How To Compute 1+2+…+n and How to Remember How

I was recently writing a test for an object containing a map of currency amounts for months by month number. I needed to verify that each value was exposed through a month-specific attribute and that it exposed the sum of values across all the months through another attribute.

For test data, I chose the following map:

Obviously, those 12 thousands add up to 12,000, but what is the contribution of those 1–to–12 parts? I could have just added the numbers together, but there’s an easier way.

That easier way is the formula 12 ⨉ 13 / 2 or more generally, n ⨉ (n + 1) / 2, and in the case above, that’s 78, but how do I remember that formula? This is something I need to know somewhat often, but not quite often enough to simply have the formula memorized. The way that I remember how to re–create this formula quickly when I need it is with a nifty visual mnemonic that I’d like to share. For this example, we’ll say that n is equal to 4.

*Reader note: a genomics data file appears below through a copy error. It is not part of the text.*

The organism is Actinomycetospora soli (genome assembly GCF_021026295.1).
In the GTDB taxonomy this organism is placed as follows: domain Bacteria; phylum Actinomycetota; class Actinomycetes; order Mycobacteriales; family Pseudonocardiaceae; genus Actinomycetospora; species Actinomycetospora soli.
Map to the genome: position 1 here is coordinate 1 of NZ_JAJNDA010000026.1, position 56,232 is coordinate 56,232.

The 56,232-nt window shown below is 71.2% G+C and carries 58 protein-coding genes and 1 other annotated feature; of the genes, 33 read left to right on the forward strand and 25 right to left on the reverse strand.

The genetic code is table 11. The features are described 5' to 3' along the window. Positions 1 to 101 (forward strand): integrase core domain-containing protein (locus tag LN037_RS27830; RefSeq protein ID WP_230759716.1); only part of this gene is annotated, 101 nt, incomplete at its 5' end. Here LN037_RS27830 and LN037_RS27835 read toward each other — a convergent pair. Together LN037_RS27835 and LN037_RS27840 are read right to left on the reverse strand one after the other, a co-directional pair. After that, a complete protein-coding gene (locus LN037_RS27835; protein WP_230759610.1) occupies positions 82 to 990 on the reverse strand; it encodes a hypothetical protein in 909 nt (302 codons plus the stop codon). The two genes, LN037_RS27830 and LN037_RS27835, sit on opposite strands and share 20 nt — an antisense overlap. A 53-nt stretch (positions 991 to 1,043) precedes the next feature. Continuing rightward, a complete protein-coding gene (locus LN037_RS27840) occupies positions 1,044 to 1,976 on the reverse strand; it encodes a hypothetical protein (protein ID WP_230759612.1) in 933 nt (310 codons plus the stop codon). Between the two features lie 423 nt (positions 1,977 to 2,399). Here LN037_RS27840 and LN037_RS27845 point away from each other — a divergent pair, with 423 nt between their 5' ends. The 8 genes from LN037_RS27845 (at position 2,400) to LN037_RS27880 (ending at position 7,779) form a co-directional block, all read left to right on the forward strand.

The black squares (the ones we count) form a triangle, and the white squares (the ones we don’t count) form an identical triangle rotated 180 degrees. If we stick those triangles together as shown, we get a 4 x 5 rectangle, and since each triangle in the rectangle has the same number of squares, that means half of the squares in the rectangle are black.